If you can't wait for the books in paperback, then you could brave my sense of humour and train with me instead! I'm running a seminar in two halves to cover drills from the full series on Saturday 26 April. To find out more about the seminar please click the link to Iain's 'what's on' section below. 


JWT's picture

I'm pleased to say that after an unexpected delay, the paperback version of the first volume of my new series on the Pinan / Heian kata, covering drills for the first two kata in the set, is now available.

So why did I choose to write another book on the Heian / Pinan kata?

I wrote my first book on the Heian / Pinan kata in 2004.  Between that and the publication of the book in 2007 lay transplant failure, dialysis, and the gift of a second transplant – all factors that slowed me down but increased my appreciation of how good karate can be for the weaker person.

 So why have I written another book, and not just one book, a whole series on the Heian / Pinan kata? 

 Over the last ten years the research and training methods that I’ve adopted have changed my karate practice considerably. 

 Through the investment I made in developing scenario training I’ve had the privilege of learning from watching large numbers martial artists face HAOV outside the comfort of the normal training environment.  The process has been helped by the diversity of participants: from fit young aspiring martial artists to normal hard training middle aged men and women, and even young teenage boys and girls, all of whom have enabled us to create a variety of realistic and emotionally distracting challenges. 

 In those simulations I’ve observed how people have accessed or failed to use their training in more realistic conditions. Confined spaces, close ranges, doorways, furniture, verbal and visual and physical distractions from other people, trying to deescalate a situation, trying to shield or rescue a child or perceived weaker individual, having limited peripheral vision or not being aware of a situation until after it has begun: these have all put participants’ ability to access their physical training and knowledge to the test, whether their training base was Shotokan, Goju, Wado, DART, Ju Jitsu, Krav Maga, MT, TKD, Boxing, Kickboxing, BJJ, MMA, or some obscure CMA, and whether they were 6th Dan, 5th Dan, 3rd Dan, Coaches or kyu grade students, or experienced LEOs, security or military personnel.  The successful tactics, when the participants were able to access their skill sets, were relatively diverse, but what brought them all together was the similarity of their responses when things didn’t go to plan, and both how and when things didn’t go to plan.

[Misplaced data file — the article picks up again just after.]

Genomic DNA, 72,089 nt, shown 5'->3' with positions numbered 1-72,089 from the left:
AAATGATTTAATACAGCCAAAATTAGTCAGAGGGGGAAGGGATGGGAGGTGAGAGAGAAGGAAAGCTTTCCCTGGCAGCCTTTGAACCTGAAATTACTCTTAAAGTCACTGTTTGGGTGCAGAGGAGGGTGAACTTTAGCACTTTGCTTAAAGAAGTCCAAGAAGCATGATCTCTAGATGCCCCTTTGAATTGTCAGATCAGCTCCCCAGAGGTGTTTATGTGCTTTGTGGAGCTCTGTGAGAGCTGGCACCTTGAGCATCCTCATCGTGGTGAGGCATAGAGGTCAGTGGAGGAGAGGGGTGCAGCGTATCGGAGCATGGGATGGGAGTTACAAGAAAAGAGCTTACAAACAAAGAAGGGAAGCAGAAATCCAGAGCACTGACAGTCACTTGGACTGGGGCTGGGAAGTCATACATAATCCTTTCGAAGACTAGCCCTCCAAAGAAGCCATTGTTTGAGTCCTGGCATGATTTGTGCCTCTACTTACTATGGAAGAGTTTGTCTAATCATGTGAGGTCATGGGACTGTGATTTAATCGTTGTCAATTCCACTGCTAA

What is consistently visible in the footage of these events is that successful navigation and extraction of participants from the close quarter fighting comes not through accessing their well drilled kumite combinations, but through movements and stances that more closely resemble the strategies that are shown in karate kata, even amongst those participants who have no martial arts experience.  In fact if I were to edit out the aggressors from the videos so that it appeared as if the trainees were fighting thin air, then the resulting movements would look more akin to a kata than anything else seen in the martial arts. 

 I wanted to share what I’ve learned with a broader audience than I can possibly reach through travelling round the world teaching seminars, and the logical next step was to try and condense my findings into more books.  In doing so I wanted write something that appealed not only to the experienced black belt looking for greater depth and practicality from their practice, but was also suitable for the complete beginner in karate trying to make sense of the funny movements he was learning in class, and that an instructor could safely teach to beginners.

 For me the Pinan / Heian kata represent a comprehensive catalogue of the interlinking strategies and approaches I’ve seen work under pressure.  The majority of these are found in other forms, but the Pinan are the perfect vehicle for spreading the word on how effective basic karate can be because as a set they are simple, taught to beginners in many systems, and practised by karateka at all levels of their training.  The practical defences against HAOV and the strategies from common less desirable positions that I’ve set out in these books are not complicated, in fact they are deceptively simple and easy.  Almost everything that is combat effective is simple and brought down to the bare essentials of movement.

 I hope you have as much fun reading the books and trying the drills as I’ve had writing and training for them.  I’m really excited to be able to release the first in the series covering Pinan / Heian Shodan and Nidan in both paperback and ebook.  I intend to have all four volumes in the series published this year and I’m up for travelling to teach in person at any club that’s interested.

The book is available from the publisher's bookstore: http://www.fast-print.net/bookshop/1557/pinan-flow-system as well as all major retailers such as amazon.



 All the best


JWT's picture

At the moment amazon seems to be directing people to the publishers (and taking a cut) rather than stocking the book itself, so until they carry it in stock you are better off supporting the 'little guy' and buying direct from the publisher:


Let me know what you think!   Cheers.   John  
Brooks's picture


Thanks for the recommendation. I recently purchased this book and have thoroughly enjoyed it. I wish some of the drills were on video. I will definitely be buying the rest (Kindle version).



David Price
David Price's picture

Just purchased the first volume in the series and what I’ve read so far is great. Many of the combinations in Karate Kata are recycled throughout the Tae Kwon Do patterns that I practice so I’m getting books such as this and DVDs like Iain’s on the katas to assist in finding practical methods within the patterns.

Have also got my associations answer to Iain Abernethy coming to do a seminar this month on the same so very excited!